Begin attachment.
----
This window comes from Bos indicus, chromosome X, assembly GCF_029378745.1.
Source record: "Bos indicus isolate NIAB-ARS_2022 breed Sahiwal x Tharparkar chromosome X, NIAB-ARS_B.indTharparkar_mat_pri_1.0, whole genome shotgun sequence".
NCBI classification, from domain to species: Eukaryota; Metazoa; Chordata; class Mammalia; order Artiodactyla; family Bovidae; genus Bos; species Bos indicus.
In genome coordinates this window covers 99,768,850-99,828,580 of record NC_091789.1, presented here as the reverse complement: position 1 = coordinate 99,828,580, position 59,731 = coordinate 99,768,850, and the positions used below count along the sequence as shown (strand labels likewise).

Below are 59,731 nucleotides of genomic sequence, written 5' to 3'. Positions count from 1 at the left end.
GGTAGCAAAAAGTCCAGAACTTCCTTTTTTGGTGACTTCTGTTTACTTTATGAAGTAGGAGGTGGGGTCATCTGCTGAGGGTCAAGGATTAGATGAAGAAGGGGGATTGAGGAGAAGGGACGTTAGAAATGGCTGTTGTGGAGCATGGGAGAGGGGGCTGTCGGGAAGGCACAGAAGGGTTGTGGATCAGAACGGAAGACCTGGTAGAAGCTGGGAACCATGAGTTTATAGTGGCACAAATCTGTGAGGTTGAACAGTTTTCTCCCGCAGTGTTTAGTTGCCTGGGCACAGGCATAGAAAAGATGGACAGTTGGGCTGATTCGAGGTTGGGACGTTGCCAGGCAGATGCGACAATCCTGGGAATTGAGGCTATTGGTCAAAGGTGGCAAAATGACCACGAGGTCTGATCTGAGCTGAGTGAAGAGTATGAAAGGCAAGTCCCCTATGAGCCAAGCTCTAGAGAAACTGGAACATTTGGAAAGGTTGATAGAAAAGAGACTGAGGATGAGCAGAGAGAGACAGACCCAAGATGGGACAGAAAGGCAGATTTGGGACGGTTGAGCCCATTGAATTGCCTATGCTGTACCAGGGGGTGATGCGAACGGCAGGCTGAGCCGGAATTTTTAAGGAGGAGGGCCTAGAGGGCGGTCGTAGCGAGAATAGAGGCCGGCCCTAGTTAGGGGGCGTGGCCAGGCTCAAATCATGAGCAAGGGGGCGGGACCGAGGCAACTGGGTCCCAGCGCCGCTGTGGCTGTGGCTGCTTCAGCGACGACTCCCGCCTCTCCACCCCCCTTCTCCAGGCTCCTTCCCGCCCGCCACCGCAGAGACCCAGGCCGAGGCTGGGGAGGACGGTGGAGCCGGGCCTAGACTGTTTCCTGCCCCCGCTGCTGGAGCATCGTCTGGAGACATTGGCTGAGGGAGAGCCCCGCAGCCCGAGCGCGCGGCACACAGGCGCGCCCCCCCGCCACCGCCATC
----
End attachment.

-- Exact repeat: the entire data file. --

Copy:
This window comes from Bos indicus, chromosome X, assembly GCF_029378745.1.
Source record: "Bos indicus isolate NIAB-ARS_2022 breed Sahiwal x Tharparkar chromosome X, NIAB-ARS_B.indTharparkar_mat_pri_1.0, whole genome shotgun sequence".
NCBI classification, from domain to species: Eukaryota; Metazoa; Chordata; class Mammalia; order Artiodactyla; family Bovidae; genus Bos; species Bos indicus.
In genome coordinates this window covers 99,768,850-99,828,580 of record NC_091789.1, presented here as the reverse complement: position 1 = coordinate 99,828,580, position 59,731 = coordinate 99,768,850, and the positions used below count along the sequence as shown (strand labels likewise).

Below are 59,731 nucleotides of genomic sequence, written 5' to 3'. Positions count from 1 at the left end.
GGTAGCAAAAAGTCCAGAACTTCCTTTTTTGGTGACTTCTGTTTACTTTATGAAGTAGGAGGTGGGGTCATCTGCTGAGGGTCAAGGATTAGATGAAGAAGGGGGATTGAGGAGAAGGGACGTTAGAAATGGCTGTTGTGGAGCATGGGAGAGGGGGCTGTCGGGAAGGCACAGAAGGGTTGTGGATCAGAACGGAAGACCTGGTAGAAGCTGGGAACCATGAGTTTATAGTGGCACAAATCTGTGAGGTTGAACAGTTTTCTCCCGCAGTGTTTAGTTGCCTGGGCACAGGCATAGAAAAGATGGACAGTTGGGCTGATTCGAGGTTGGGACGTTGCCAGGCAGATGCGACAATCCTGGGAATTGAGGCTATTGGTCAAAGGTGGCAAAATGACCACGAGGTCTGATCTGAGCTGAGTGAAGAGTATGAAAGGCAAGTCCCCTATGAGCCAAGCTCTAGAGAAACTGGAACATTTGGAAAGGTTGATAGAAAAGAGACTGAGGATGAGCAGAGAGAGACAGACCCAAGATGGGACAGAAAGGCAGATTTGGGACGGTTGAGCCCATTGAATTGCCTATGCTGTACCAGGGGGTGATGCGAACGGCAGGCTGAGCCGGAATTTTTAAGGAGGAGGGCCTAGAGGGCGGTCGTAGCGAGAATAGAGGCCGGCCCTAGTTAGGGGGCGTGGCCAGGCTCAAATCATGAGCAAGGGGGCGGGACCGAGGCAACTGGGTCCCAGCGCCGCTGTGGCTGTGGCTGCTTCAGCGACGACTCCCGCCTCTCCACCCCCCTTCTCCAGGCTCCTTCCCGCCCGCCACCGCAGAGACCCAGGCCGAGGCTGGGGAGGACGGTGGAGCCGGGCCTAGACTGTTTCCTGCCCCCGCTGCTGGAGCATCGTCTGGAGACATTGGCTGAGGGAGAGCCCCGCAGCCCGAGCGCGCGGCACACAGGCGCGCCCCCCCGCCACCGCCATC